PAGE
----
These are the Days of Our Lives-Queen

This is such a beautiful song I just had to share it. Always makes me cry.

My Lecture at the Alaska State Museum Juneau, Alaska

Friday November 15, 1999

Radio Show

Radio Show
Santa Fe New Mexico
January 16, 2020 11AM to 12PM

LINK TO RADIO INTERVIEW

El Rito Studio Tour October 5th and 6th.

Hope to see you there! Lots of great Artists on the Tour and a beautiful time to head up north!

Excellent Blog Post by Steve Immel

SUNDAY, AUGUST 25, 2019

Going nowhere fast

Link to Steve Immel’s Blog

Longhor, Texas,David Michael Kennedy 2006

Two weeks ago, Cris Pulos, Terry Thompson and I spent 2-1/2 amazing hours with renowned photographer David Michael Kennedy at his studio and home in the village of El Rito an hour or so southwest of Taos. I wish that Bill Davis, the other member of our monthly breakfast foursome, had been able to share the experience. He would have loved it. Our audience with the famed platinum-palladium printer was the result of Cris’s persistent efforts. I know there was a lot of back and forth to make it happen. It sure was worth the effort. Thanks, man.

Since I visited David’s studio in 2016, a visit during which I purchased a small framed platinum print of a longhorn steer, he has expanded his workplace and added one of the most impressive darkrooms any of us has seen. We had some serious studio envy.

The gallery space within his studio was as expansive as any in a major city and there were at least seventy framed photographs on the walls, each a masterpiece. If the test of great photographs made by a great photographer is that you know whose work it is from across the room, David Michael Kennedy passes with flying colors. Simply seeing that extraordinary display was worth the price of admission. That we sat in easy chairs and enjoyed two hours of wide-ranging talk about the state of photography today; David’s personal journey from the go-to rock and roll and album cover photographer in New York; his self-taught mastery of platinum-palladium printing; and a smattering of our long but modest careers was the bonus. He could not have been more engaging and open. He said we were always welcome and I intend to take him up on that.

Bob Dylan, 1985, David Michael Kennedy

Theories about the decline of fine art photography were an overarching theme as they always are when devoted photographers get together. In fact, no discussion among photographers is complete unless it eventually goes “there.” Name recognition notwithstanding each of the four of us were saddened by our star in the photographic galaxy, and that recognition and sales have been fleeting and heading toward nil.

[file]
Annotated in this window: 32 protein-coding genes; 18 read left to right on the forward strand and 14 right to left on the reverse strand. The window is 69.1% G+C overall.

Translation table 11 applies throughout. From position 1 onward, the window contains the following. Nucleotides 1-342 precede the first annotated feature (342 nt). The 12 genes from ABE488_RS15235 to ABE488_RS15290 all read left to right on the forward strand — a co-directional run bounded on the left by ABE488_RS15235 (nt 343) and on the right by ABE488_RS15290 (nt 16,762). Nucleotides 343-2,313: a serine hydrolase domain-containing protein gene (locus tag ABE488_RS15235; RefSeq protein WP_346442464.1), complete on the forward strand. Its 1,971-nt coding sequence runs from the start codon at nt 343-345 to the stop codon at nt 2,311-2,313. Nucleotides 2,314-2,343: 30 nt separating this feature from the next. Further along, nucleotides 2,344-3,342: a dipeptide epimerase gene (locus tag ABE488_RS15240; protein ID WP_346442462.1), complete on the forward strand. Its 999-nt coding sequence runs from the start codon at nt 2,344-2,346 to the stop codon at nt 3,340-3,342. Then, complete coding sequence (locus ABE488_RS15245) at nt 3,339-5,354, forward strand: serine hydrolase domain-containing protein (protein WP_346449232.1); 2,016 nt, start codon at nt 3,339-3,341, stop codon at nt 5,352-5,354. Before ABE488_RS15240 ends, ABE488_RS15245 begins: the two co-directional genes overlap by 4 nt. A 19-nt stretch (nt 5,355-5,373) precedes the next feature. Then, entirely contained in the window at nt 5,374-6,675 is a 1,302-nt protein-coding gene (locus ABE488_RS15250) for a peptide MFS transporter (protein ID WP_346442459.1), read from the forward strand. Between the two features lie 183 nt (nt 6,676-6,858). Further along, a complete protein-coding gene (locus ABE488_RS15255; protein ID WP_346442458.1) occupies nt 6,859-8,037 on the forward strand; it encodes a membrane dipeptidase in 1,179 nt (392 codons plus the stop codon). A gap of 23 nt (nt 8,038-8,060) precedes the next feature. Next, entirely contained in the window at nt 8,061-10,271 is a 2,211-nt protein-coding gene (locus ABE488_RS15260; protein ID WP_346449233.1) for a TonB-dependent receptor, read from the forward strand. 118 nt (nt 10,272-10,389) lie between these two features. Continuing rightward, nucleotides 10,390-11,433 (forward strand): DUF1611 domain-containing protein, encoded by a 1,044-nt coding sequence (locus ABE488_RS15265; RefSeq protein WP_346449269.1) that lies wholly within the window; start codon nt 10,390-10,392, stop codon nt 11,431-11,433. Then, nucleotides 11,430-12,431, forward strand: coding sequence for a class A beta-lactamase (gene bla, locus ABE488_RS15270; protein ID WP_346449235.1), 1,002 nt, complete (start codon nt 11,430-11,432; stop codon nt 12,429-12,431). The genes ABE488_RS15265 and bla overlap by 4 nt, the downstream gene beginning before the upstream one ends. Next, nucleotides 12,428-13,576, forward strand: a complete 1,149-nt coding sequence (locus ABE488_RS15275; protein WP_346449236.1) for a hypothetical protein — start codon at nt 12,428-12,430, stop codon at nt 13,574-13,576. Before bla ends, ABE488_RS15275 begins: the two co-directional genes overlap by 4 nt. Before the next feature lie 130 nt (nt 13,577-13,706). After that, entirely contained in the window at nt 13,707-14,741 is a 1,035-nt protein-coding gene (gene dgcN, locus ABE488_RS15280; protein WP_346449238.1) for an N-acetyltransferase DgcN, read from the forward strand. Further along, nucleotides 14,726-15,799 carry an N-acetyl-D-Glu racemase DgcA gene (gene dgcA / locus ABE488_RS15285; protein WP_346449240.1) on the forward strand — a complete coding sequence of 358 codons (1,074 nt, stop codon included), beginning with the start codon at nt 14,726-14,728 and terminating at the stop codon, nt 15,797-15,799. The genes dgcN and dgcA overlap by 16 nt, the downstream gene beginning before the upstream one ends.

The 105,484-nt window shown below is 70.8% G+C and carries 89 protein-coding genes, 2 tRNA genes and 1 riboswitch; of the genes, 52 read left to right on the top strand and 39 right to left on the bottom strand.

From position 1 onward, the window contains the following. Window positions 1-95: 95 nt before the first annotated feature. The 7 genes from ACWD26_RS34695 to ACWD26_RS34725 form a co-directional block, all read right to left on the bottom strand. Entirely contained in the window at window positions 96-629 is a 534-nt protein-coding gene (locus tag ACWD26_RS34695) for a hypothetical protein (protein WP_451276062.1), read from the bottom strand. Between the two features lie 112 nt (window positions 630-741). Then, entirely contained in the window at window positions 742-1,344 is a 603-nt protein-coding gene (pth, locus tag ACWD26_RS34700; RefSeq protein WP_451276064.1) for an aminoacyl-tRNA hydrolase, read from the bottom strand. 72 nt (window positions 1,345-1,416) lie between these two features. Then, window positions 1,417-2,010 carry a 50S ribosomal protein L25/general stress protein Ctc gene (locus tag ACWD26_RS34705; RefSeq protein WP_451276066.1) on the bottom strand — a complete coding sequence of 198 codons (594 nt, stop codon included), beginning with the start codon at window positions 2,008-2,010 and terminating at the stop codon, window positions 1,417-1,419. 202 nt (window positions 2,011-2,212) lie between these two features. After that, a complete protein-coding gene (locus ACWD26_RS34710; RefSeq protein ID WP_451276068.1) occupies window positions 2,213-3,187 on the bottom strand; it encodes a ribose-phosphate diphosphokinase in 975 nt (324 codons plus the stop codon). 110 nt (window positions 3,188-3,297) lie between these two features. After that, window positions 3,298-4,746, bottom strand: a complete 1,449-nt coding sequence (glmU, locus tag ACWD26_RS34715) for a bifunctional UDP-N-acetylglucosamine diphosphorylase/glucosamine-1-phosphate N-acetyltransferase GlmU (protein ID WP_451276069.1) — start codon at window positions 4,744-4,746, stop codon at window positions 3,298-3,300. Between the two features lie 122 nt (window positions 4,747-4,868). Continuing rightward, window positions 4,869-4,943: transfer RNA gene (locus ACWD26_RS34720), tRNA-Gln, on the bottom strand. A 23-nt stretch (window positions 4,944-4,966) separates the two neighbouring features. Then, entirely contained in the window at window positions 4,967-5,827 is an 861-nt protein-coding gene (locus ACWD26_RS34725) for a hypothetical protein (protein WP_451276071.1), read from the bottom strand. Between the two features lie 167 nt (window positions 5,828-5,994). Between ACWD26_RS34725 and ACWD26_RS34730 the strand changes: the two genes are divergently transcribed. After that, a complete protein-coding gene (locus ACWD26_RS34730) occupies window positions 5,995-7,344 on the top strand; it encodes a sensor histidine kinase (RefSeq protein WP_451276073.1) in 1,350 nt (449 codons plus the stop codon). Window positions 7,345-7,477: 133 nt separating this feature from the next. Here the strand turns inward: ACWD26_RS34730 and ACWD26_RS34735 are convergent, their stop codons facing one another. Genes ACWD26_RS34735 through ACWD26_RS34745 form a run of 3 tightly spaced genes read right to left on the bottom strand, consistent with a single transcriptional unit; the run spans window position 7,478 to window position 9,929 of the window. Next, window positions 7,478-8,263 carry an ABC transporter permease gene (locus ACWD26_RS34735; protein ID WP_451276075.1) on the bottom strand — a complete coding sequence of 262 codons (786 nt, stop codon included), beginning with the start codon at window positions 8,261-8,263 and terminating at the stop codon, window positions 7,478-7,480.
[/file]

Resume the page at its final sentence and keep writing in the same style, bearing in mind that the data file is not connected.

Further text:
On that subject David leaned in to say, “I’m confused.” He could have said “disappointed” or “disillusioned.” 

David suggested that the art business in general is in the tank, that it’s broader than just photography. Millennials don’t buy art. They buy experiences. They’ll safari in Kenya or trek to Machu Picchu but won’t buy a $500 photograph. At least that’s my theory, a theory supported by the fact that photography workshops are moving off-shore and are more about new places, cultures and cuisines than learning skills.

And everybody is a photographer. Most folks think they can do what we’re doing after fifty years of practice. Everybody has a social media outlet for their work. Instant gratification is there for the taking. Even the compositionally impaired can grab a good image from time to time. It’s like golf. The occasional par keeps a hacker in the game.

David related a story. He was visiting his Taos gallery, since folded but that’s another story, and overheard a besotted young gentleman contemplating the purchase of one his prints. He knew that the youngster was in a new relationship with his girlfriend by the way he swaggered. David described the photograph as a classic Rio Grande Gorge vista. The dude debated whether to buy or not to buy until the girl told him, “You can do that, babe. You don’t have to buy it” Naturally, he decided that he could and another sale was buried in the graveyard of broken expectations. I asked DMK how he could hold his tongue. He shrugged.

On the plus side there was a modicum of comfort knowing we were in good company when a photographer of David’s stature was struggling to sell his work, too. I offered an analogy to the restaurant business and to the adage, “Misery loves company.” In my restaurant life I would commiserate with my competitors when sales were down. We’d complain to each other about how bad business was and I’d take heart. So, it isn’t just me.